John Brown of Wamphray was a Covenanter who was exiled to the Netherlands from Scotland in 1662; he lived from 1610-1679. For a time before his death he ministered to the Scots congregation in Rotterdam and while in exile he wrote some thirteen books. Among these books is his Exposition of Romans and I am going to quote a few passages from this book on the subject of sacraments and baptism since my curiosity has been peaked by the frequent writings over on Garver’s blog.
In commenting on Romans 4.11-12 Brown distinguishes between what he calls “external covenanters” and “internal covenanters”:
…he (Abraham) is a father to all those who profess faith in Christ, and so walk in the steps of that doctrine which Abraham believed and professed, and therein was a father to them by example, in casting them a copy, tho’ they believed not sincerely and savingly; so that such have a fundamental right to all the ordinances which are bestowed upon external covenanters: and to those who come up to the terms of the covenant, and believe savingly, as Abraham did, who have a right unto the saving blessings bestowed on internal covenanters, such as the righteousness of faith imputed: and of these, I think, he is mainly speaking here…
Speaking of circumcision and the sacraments by extension Brown writes:
However there be such a strait union betwixt the sign in the sacrament and the thing thereby represented, as that they become, in some manner, proportionably one; whence it is that the sign getteth the name of the thing signified, and the thing signified the name of the sign, yet they remain really distinct, and cannot be properly the same; for sacraments are signs, and so must be really distinct from the thing which they signify and represent, for nothing can be a sign of itself.
He goes on to say that sacraments, “…are not bare, void and ineffectual signs, but such as exhibit grace, and seal and confirm the covenant.” Brown continues:
Sacraments are not physical, efficient causes of grace, principal or instrumental, nor do they effectuate and produce grace and holiness by any inherent quality or power in them, or by God’s elevating them for the production of such an effect, but all that they work is only by way of sign and seal; and no inward graces do they confer, but what an outward sign or seal is apt to confer, viz, by working upon the understanding and faith of the receiver, for nothing that is material can produce any spiritual effect; they are here only said to be signs and seals of the righteousness of faith,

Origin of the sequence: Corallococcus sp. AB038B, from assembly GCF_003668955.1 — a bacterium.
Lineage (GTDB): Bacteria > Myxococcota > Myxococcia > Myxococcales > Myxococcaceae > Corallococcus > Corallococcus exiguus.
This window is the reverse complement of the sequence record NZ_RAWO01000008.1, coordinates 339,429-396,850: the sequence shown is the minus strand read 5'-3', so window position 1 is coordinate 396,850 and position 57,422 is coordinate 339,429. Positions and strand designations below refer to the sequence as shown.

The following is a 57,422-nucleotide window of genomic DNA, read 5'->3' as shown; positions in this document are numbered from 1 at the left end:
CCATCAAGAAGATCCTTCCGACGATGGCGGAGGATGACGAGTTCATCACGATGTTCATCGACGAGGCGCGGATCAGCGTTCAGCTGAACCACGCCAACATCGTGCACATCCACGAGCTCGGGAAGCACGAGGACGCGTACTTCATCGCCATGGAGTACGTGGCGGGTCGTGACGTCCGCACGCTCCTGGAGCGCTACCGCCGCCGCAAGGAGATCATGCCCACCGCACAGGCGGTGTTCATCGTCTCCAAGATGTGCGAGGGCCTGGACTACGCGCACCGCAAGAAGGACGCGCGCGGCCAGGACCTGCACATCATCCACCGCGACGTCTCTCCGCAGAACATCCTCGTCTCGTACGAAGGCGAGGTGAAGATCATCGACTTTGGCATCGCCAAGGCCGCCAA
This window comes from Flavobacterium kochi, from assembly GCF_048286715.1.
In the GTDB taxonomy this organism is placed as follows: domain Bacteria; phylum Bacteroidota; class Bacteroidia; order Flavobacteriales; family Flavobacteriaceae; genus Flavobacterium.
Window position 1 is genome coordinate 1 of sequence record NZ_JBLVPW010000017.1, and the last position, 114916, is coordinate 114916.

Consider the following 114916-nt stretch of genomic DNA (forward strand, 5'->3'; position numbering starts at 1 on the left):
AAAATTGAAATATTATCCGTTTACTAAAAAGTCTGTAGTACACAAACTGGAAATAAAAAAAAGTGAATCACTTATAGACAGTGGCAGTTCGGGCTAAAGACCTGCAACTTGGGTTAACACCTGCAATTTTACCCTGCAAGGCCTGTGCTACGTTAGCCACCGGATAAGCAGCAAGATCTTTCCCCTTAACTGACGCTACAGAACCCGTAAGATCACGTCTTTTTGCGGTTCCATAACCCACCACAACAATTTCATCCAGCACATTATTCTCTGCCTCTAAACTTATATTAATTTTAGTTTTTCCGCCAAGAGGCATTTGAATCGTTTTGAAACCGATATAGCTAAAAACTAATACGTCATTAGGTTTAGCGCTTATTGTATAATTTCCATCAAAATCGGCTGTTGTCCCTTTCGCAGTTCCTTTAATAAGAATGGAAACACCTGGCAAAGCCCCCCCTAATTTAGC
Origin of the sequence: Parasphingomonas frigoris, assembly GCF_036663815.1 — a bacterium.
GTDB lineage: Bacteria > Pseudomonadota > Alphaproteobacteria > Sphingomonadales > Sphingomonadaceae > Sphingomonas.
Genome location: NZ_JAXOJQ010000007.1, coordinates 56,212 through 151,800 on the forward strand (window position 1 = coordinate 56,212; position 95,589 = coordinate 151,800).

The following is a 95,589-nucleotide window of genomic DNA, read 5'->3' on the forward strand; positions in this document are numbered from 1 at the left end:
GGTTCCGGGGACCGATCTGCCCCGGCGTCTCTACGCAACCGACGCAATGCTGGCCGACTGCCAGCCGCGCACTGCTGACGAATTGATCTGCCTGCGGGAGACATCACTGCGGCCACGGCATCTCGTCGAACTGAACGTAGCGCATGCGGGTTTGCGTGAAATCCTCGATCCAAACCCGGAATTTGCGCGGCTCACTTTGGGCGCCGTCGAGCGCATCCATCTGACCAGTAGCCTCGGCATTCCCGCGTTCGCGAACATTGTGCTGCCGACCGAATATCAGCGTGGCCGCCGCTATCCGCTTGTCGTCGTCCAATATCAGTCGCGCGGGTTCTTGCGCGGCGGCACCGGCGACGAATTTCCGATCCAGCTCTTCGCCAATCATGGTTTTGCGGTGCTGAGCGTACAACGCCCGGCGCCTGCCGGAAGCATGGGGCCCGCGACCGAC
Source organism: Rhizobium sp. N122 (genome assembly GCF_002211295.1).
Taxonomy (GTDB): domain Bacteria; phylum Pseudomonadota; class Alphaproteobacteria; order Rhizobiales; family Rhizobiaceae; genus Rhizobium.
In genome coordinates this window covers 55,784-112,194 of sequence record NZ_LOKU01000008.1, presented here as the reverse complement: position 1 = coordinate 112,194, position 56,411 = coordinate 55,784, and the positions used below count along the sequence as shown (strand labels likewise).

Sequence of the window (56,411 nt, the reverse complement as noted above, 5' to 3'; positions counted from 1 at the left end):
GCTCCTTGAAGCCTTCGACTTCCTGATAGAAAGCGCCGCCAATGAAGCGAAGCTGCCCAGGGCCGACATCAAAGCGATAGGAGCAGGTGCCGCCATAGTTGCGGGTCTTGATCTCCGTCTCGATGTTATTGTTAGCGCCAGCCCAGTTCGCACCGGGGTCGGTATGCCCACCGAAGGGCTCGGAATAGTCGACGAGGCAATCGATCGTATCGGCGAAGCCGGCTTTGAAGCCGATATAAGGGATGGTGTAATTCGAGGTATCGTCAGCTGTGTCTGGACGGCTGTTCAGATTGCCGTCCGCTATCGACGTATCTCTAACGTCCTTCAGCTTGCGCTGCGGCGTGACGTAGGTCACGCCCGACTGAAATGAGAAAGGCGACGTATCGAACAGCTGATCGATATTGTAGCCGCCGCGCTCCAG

Brown summarizes a definition of what a sacrament is:
Hence we have a complete definition of a sacrament, viz. That it is a “holy sign, instituted of God, whereby Christ, and the benefits of the new covenant, are represented, sealed, and applied unto believers.” See Gen. xvii.7,10; Exod. 13; 1 Cor. Xi.13,26; Matth. Xxvi. 26,27,28.
Being externally in covenant with God, though it entitles to external privileges and ordinances belonging to covenanters, as to the seals, Acts ii.38-39, and giveth a remote right unto salvation, that is, salvation offered unto them upon terms, an so salvation is of such, John 1.22, yet such have not a real and near right unto the spiritual mercies and blessings of the covenant, until they perform the conditions required, and believe savingly, and so walk in the steps of the faith of Abraham;
Later, speaking of Romans 6.2-4 Brown writes:
His using the word baptized into Christ, and into his death, serves to illustrate, clear and confirm this matter more, viz. that believers are both united unto Christ and to his death and burial; because baptism is an ordinance of God, instituted for this end, among others, to seal believers union with Christ, both in his death, burial and resurrection, and communion in the fruits flowing therefrom; and they are baptized, and have now fled into Christ by faith, which is the condition of that covenant whereof baptism is a seal. So then, to be baptized into Christ is somewhat else than to be baptized in his name, as we hear, Acts ii.28 for to be baptized in his name, is to dedicate and consecrate ourselves to him by baptism, to profess and avouch ourselves his, in taking his badge and livery: but to be baptized in him, is to be really united unto him; in a relative sense, to be implanted in him, and ingrafted by faith, and thereby made to participate of his influence and virtue, all which is the thing signified, exhibited and sealed by baptism.
Baptism is a sacrament appointed of God, to signify and seal the ingrafting of all believers into Christ, and the certainty of their partaking of the fruits and effects of his mediation, both for the mortifying of corruption, and strengthening the new man of grace; it seal and confirms to all who will believe the promise, and lay hold upon him in whom all the promises are yea and amen, the certainty and undoubted accomplishment of all which is promised in the new covenant: therefore we are said to be baptized in him, and baptized in his death, and buried with him in baptism, that as he was raised from the dead, we might walk, &c. See Col. Ii.12. And in particular, baptism doth represent, signify, and seal our regeneration in both its parts, both our mortification and vivification; our being under the water represents our mortification, and our coming up again, as it were, our vivification.
Tho’ baptism being a seal of the covenant of grace, which is held forth to all within the visible church, be applied to all that are members of the visible church, and is a sign representing the spiritual thing signified to all; yet it is not a seal of confirmation to all, but only to such as believe and lay hold on Christ; to those, and those only, it sealeth their ingrafting into Christ, and interest in his death and resurrection, for their mortification and vivification: